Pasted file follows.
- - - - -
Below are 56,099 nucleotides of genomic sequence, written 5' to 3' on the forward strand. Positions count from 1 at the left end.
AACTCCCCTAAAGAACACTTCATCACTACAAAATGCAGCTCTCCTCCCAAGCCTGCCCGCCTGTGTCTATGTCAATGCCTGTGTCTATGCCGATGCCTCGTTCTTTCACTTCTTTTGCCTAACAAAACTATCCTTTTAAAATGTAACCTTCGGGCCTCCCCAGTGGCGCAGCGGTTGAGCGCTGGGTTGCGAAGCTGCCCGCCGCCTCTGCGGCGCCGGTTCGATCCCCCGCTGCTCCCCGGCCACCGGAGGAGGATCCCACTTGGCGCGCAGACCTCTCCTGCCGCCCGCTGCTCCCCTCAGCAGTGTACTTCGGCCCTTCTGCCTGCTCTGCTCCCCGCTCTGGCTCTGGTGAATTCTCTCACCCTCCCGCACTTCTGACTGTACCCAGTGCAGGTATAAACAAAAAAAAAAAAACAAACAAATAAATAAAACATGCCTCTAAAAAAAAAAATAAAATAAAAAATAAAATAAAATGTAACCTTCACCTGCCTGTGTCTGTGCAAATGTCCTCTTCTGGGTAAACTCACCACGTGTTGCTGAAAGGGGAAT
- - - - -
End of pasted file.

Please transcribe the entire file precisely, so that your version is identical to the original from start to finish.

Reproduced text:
Below are 56,099 nucleotides of genomic sequence, written 5' to 3' on the forward strand. Positions count from 1 at the left end.
AACTCCCCTAAAGAACACTTCATCACTACAAAATGCAGCTCTCCTCCCAAGCCTGCCCGCCTGTGTCTATGTCAATGCCTGTGTCTATGCCGATGCCTCGTTCTTTCACTTCTTTTGCCTAACAAAACTATCCTTTTAAAATGTAACCTTCGGGCCTCCCCAGTGGCGCAGCGGTTGAGCGCTGGGTTGCGAAGCTGCCCGCCGCCTCTGCGGCGCCGGTTCGATCCCCCGCTGCTCCCCGGCCACCGGAGGAGGATCCCACTTGGCGCGCAGACCTCTCCTGCCGCCCGCTGCTCCCCTCAGCAGTGTACTTCGGCCCTTCTGCCTGCTCTGCTCCCCGCTCTGGCTCTGGTGAATTCTCTCACCCTCCCGCACTTCTGACTGTACCCAGTGCAGGTATAAACAAAAAAAAAAAAACAAACAAATAAATAAAACATGCCTCTAAAAAAAAAAATAAAATAAAAAATAAAATAAAATGTAACCTTCACCTGCCTGTGTCTGTGCAAATGTCCTCTTCTGGGTAAACTCACCACGTGTTGCTGAAAGGGGAAT